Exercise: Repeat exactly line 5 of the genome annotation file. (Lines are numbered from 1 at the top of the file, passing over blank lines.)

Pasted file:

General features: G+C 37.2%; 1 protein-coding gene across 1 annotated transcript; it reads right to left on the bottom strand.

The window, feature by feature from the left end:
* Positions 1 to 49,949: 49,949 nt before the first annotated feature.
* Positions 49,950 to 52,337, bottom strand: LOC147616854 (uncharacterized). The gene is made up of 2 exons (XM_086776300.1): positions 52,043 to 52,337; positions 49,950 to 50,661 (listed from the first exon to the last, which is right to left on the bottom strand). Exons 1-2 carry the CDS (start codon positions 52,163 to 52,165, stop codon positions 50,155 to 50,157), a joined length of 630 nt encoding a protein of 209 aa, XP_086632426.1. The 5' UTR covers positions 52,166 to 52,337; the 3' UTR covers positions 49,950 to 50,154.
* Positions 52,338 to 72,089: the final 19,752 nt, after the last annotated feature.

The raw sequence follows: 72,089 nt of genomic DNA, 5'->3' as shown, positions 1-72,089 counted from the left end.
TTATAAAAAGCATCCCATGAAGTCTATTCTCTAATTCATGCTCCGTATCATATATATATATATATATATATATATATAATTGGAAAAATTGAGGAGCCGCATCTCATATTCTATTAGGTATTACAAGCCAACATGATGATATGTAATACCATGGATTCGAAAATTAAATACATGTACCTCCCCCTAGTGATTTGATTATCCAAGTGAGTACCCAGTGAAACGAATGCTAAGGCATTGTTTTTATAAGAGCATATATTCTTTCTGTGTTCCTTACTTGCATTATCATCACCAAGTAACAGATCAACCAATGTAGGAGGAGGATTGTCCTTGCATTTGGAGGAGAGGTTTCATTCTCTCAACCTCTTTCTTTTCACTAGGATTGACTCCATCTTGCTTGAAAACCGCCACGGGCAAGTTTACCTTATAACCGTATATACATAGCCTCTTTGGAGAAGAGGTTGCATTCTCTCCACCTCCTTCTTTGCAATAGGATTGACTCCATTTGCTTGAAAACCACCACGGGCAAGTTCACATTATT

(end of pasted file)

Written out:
* Positions 52,338 to 72,089: the final 19,752 nt, after the last annotated feature.